Rowling’s world has captured the imaginations of many adults as well as children, probably because of the extensive references to mythology that she weaves into the story and the intricate way she plots her novels down to the very last detail. Everything from character names to seemingly insignificant references has a symbolic meaning and a back story which often become important later. Rowling always keeps you guessing. It’s not always easy to see where characters’ loyalties lie so there is usually a big twist at the end of each novel that I never saw coming! 

I could go on and on about Harry Potter all day, but I won’t as I’m probably preaching to the converted.

Who is your favourite British author and why?


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12 responses to “A is for Authors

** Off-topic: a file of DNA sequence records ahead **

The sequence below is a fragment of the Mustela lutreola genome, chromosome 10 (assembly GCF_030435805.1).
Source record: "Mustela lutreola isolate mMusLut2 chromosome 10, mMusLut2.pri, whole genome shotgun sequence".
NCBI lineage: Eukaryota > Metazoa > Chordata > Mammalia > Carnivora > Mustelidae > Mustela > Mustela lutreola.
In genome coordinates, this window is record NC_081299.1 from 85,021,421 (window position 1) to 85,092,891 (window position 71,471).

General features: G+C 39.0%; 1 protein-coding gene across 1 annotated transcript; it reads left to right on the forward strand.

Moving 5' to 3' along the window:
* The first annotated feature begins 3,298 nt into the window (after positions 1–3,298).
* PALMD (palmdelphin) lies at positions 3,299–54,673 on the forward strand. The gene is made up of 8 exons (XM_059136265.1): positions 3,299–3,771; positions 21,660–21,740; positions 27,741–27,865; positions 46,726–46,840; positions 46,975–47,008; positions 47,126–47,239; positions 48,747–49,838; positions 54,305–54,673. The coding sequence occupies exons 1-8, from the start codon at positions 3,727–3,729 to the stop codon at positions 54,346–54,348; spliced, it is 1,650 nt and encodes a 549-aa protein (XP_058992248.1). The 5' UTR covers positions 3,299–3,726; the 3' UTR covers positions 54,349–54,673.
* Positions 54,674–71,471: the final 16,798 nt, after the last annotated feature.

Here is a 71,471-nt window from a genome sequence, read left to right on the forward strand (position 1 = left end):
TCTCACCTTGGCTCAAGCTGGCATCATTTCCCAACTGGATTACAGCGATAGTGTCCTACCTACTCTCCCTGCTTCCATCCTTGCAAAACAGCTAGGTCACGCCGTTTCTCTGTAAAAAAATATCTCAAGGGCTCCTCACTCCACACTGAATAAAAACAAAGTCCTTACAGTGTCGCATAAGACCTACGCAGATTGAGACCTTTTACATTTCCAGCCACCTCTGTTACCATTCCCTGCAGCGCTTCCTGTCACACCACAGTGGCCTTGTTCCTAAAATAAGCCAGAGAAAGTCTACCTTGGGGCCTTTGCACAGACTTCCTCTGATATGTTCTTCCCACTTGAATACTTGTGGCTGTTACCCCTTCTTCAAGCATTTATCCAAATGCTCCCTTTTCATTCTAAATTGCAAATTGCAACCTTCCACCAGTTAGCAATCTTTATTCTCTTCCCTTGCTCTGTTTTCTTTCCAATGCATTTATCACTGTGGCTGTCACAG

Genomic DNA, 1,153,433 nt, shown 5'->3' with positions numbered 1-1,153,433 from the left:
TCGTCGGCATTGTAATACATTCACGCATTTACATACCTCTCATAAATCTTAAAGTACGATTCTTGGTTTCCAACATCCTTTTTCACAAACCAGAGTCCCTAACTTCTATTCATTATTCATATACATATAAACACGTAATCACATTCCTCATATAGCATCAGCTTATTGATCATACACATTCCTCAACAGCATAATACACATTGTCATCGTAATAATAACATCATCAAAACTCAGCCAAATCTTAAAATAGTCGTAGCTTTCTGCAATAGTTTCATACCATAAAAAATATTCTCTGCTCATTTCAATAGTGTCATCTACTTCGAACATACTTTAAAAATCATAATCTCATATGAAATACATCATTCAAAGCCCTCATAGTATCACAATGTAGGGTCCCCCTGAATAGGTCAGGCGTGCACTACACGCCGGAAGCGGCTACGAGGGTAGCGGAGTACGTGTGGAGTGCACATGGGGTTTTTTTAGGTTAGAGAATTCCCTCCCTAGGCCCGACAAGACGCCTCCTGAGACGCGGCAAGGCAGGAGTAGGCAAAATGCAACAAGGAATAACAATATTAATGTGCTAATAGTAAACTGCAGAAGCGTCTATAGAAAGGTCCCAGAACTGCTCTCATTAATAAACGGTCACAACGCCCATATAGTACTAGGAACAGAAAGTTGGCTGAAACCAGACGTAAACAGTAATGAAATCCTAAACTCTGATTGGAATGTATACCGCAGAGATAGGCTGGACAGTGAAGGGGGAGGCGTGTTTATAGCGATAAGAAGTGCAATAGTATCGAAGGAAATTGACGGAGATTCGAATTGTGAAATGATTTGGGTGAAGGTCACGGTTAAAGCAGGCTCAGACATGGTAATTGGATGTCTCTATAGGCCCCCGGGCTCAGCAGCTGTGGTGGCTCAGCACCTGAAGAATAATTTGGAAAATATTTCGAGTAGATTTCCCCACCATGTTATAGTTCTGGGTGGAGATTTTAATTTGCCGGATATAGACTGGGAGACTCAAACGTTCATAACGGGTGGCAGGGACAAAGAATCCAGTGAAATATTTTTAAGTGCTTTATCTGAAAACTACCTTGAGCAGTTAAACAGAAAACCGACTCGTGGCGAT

1. Wonderful selection of British authors. Around our house, J.K. Rowling is a favorite. We tried to visit as many Harry Potter film locations as possible while we were in England.
    Visiting from AtoZ.

  2. One of my favorite books is Wilkie Collins' Woman in White but I couldn't get into some of his other offerings so I wouldn't say he's a favorite author. Jane Austen, now….she's top f my list. Sir Arthur Conan Doyle would be up there as well. And of course, Shakespeare :).

  3. Funnily enough I have a copy of His Dark Materials but I've never gotten around to reading it. I didn't think much to the movie, so maybe that put me off. I ought to give it a chance really as I know it's popular. Harry Potter was something I grew up with, so it's always going to be a favourite.

  4. I've never read anything by Philippa Gregory as historical romances aren't normally my thing. But her books do sound good. I might try them sometime when I'm looking for something different.

  5. I've never read Woman in White. Jane Austen's works are of course classics, but I never got into them in a big way other than having to read them at school. Sir Arthur Conan Doyle is a good suggestion, I should have thought of him!